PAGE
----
• In short, gp, what you saw was what many did too – information channels weren’t all that best as political interests commanded what the world will see. Tito did side with the Allies but Allies did not side with Tito at first, they first went on to support the Serbia’s Chetnik forces who were pro- Serbian ousted King (a cousin to British King George through mother) – anyway in short yes Croatia fought a bitter civil war only it was not civil war in true sense i.e, those who fought against it were Tito led Yugoslav communist Partisan forces. When the Kingdom of Yugoslavia crumbled in 1941, German invasion … beginning of breakup of “Yugoslavia” as put together after WWI. Tito saw a chance to keep Yugoslavia – not a Kingdom but a communist federation…Croatia declared independence but there was opposition to that independence from Tito and his Partisan forces and, hence, the “civil war”. The Ustashi forces were those that were created to support/administer the independence movement led by Pavelic. Croatia also had a regular army/conscription army – Home Guards – that sort replaced the Royal Army that was disbanded once the Kingdom fell – the Home Guards were to protect Croatia’s borders and territory from internal and external enemies. It was towards the end of WWII that Pavelic decided that Home Guards and Ustashe should be joined in one army of the state. At this time Tito’s Partisans invited Home Guards to defect into the Partisan forces and many did but also many stayed part of Croatian state army while significant numbers did not want to have anything to do with either and hid in forests or were arrested by either, imprisoned and executed towards the end of the war i.e. by May 1945 mostly. The facts are complex and Croatian situation was indeed hard – it was faced with two opposing armed forces – one wanting independent Croatia and the other wanting Yugoslavia to continue after the monarchy had left (the royal government existed in exile in London for a while)…there we are, the briefest I can make it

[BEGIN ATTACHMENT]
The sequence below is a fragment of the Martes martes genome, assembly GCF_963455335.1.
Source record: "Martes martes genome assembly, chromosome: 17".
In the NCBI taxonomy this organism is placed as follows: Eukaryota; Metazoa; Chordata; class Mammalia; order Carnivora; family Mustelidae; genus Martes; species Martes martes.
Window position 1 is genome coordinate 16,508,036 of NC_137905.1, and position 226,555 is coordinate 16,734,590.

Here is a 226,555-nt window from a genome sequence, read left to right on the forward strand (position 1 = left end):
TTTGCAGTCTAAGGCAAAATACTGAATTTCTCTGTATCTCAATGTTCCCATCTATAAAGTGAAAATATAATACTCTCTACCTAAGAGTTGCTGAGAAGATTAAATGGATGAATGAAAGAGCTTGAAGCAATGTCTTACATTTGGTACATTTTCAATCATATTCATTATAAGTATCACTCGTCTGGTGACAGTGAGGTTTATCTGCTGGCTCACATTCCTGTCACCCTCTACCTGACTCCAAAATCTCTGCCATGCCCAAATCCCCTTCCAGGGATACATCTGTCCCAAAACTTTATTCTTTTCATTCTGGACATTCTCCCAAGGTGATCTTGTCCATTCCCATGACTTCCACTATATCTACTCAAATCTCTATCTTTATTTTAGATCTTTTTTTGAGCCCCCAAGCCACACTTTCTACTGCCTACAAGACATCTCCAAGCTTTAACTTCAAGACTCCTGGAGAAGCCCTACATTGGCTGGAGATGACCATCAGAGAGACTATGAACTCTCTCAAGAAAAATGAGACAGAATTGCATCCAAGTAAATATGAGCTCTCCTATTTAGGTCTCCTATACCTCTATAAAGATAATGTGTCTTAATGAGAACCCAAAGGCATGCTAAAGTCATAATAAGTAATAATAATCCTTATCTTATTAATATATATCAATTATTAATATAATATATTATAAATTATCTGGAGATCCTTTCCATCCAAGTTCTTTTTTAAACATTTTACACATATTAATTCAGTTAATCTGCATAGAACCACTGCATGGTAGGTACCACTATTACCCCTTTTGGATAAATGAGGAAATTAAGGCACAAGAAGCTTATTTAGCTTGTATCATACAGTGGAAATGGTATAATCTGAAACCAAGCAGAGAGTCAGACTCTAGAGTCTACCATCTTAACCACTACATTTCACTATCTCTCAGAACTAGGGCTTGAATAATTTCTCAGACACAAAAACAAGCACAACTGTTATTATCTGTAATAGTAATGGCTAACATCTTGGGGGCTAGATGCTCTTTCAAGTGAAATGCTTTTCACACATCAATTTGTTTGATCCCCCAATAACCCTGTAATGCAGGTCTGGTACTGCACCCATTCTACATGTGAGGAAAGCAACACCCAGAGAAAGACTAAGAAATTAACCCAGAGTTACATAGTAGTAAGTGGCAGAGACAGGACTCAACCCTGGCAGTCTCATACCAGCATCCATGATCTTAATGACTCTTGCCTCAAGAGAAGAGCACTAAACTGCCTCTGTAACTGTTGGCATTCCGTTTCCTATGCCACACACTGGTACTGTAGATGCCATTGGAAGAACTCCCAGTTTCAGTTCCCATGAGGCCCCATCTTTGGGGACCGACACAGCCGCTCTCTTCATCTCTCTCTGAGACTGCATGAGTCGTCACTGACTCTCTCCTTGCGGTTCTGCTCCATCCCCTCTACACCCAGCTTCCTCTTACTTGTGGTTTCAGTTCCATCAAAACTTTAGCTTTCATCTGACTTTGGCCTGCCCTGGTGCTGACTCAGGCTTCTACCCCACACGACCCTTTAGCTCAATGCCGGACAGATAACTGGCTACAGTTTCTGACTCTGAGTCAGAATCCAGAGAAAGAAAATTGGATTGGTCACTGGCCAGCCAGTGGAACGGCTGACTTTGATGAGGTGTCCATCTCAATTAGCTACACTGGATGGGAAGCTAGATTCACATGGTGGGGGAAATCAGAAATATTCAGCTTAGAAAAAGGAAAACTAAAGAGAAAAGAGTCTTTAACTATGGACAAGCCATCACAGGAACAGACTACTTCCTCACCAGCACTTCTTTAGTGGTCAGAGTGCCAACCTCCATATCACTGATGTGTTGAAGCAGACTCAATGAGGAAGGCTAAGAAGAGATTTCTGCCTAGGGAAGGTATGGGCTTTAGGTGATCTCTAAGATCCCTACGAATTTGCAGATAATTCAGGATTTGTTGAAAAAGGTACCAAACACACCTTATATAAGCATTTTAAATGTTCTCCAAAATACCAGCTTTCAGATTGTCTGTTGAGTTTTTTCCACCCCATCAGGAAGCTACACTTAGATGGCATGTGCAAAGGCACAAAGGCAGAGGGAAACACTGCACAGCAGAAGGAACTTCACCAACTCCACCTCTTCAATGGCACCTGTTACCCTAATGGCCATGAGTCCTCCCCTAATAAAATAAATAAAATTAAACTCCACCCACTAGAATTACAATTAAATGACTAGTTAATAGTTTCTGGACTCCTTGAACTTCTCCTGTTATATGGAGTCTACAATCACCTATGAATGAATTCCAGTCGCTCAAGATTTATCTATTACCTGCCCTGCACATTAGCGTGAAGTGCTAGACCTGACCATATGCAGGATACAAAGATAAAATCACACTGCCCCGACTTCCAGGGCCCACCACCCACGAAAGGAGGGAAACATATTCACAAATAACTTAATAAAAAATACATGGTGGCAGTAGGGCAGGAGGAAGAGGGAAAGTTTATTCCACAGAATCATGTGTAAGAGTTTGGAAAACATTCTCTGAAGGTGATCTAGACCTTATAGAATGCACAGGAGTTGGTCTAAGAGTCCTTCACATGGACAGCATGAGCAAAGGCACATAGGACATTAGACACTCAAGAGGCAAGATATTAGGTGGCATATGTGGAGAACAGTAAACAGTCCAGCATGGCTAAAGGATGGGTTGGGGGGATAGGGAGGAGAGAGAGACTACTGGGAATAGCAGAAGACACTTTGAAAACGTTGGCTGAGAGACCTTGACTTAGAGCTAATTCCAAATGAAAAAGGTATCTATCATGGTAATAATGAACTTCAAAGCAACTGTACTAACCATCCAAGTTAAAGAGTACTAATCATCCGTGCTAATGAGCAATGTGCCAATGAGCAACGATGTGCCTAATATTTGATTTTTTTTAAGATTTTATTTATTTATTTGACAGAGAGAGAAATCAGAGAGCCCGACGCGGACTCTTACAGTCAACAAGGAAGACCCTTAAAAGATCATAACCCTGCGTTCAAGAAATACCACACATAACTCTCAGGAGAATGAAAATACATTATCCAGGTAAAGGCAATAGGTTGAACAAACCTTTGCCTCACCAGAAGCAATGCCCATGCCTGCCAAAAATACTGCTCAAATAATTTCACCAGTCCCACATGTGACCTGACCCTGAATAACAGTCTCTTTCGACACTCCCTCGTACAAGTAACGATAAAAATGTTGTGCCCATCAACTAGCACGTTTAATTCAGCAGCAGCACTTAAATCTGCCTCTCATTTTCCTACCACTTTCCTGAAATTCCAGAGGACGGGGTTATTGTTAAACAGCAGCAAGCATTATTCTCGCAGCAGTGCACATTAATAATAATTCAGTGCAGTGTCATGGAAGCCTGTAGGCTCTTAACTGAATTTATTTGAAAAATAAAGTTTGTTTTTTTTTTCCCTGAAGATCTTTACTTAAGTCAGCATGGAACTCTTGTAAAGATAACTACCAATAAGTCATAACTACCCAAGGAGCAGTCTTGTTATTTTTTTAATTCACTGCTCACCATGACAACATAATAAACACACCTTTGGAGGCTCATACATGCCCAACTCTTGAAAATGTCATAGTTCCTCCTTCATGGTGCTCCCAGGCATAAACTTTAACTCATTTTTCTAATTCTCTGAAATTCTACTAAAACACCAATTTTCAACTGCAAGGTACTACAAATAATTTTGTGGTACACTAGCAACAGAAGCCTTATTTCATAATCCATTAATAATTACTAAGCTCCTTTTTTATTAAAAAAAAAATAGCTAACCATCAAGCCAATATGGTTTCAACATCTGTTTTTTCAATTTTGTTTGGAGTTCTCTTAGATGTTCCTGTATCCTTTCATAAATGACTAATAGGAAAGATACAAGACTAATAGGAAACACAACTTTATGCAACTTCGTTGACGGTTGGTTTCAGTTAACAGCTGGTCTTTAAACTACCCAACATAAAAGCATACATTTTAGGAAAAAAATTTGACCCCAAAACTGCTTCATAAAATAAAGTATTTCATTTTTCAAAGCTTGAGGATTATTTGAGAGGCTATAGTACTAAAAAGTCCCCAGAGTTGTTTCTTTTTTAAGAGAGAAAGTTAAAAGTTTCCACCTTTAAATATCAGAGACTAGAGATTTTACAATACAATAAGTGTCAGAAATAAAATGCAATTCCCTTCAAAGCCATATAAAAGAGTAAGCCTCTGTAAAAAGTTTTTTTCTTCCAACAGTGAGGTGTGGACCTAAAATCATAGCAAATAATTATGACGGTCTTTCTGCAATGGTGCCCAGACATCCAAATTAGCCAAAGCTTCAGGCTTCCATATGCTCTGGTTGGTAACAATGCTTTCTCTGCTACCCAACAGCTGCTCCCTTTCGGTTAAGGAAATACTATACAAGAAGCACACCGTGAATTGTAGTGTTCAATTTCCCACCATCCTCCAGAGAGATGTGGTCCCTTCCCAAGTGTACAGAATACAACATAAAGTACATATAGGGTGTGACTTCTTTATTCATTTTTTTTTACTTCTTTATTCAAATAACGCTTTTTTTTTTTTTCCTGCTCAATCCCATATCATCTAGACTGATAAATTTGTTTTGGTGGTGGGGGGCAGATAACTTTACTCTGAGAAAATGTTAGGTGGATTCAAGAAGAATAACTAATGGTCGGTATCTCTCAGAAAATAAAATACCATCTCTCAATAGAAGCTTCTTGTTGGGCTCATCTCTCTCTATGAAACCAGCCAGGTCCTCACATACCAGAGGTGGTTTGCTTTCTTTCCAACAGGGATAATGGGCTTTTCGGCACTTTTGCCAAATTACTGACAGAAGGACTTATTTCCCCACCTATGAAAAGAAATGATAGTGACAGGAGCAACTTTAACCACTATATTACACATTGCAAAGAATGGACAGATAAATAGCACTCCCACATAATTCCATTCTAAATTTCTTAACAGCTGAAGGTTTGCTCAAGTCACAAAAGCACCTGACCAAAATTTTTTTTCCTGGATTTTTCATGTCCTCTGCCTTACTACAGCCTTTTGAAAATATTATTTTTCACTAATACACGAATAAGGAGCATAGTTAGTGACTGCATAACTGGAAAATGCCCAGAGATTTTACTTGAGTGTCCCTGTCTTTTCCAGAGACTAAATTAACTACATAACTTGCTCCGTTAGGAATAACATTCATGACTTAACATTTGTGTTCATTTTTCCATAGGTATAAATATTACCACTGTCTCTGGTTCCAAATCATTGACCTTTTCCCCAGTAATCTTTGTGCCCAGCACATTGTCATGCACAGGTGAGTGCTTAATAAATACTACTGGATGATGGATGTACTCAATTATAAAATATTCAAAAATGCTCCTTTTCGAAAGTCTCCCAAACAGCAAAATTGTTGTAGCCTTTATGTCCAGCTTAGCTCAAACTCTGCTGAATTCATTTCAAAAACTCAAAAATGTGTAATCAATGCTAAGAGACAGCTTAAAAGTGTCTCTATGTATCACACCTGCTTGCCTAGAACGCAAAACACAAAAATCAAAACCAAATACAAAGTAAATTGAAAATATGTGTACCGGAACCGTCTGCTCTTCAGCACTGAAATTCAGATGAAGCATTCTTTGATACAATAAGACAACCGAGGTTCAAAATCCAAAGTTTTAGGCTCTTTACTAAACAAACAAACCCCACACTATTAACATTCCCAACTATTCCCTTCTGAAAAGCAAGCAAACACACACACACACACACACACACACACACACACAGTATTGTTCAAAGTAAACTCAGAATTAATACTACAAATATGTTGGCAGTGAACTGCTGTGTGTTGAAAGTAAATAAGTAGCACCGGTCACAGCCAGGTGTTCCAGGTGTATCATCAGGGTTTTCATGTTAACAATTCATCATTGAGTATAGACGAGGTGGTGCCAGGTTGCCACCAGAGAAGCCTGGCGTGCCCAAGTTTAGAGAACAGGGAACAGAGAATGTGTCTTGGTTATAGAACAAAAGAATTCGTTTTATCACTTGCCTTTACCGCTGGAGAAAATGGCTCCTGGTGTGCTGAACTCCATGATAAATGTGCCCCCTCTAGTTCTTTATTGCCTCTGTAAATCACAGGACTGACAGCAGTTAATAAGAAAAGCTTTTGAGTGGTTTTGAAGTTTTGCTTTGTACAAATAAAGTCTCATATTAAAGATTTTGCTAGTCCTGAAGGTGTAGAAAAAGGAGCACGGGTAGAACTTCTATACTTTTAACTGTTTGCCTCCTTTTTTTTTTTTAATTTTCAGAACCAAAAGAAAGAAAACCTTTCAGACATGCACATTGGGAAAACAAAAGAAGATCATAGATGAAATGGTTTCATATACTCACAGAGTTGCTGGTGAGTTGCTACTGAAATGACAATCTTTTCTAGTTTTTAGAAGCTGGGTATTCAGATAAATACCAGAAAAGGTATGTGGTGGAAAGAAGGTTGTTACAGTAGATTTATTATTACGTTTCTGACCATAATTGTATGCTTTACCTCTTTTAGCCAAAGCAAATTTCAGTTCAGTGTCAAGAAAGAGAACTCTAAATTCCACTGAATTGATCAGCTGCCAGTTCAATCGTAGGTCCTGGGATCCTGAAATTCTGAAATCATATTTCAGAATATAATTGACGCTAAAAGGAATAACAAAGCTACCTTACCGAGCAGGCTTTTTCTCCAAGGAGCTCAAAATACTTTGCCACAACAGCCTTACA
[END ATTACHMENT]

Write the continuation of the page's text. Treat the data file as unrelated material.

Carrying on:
• Ina, this is fascinating and insightful information! My mother and grandparents literally lived through all of this, eventually leaving in the middle of the night for fear of assassination. I am currently writing a film screenplay about their story but it takes place during this exact time – towards the end of WWII, when everything in Croatia was a mess – Partisans, Ustashe, Tito, Pavelic, etc. – I have met with Tvrtko Jakovina in Zagreb and got his take on it. My mother and grandfather were always very vocal about this when I was growing up, and as you mentioned, it wasn’t until Croatia’s independence from Yugoslavia that the truth of these stories actually started coming out. I have used the following source “Croatia, Myth or Reality” as a resource for attempting to understand the political climate in the region during that time. Here is a link to an online version of it: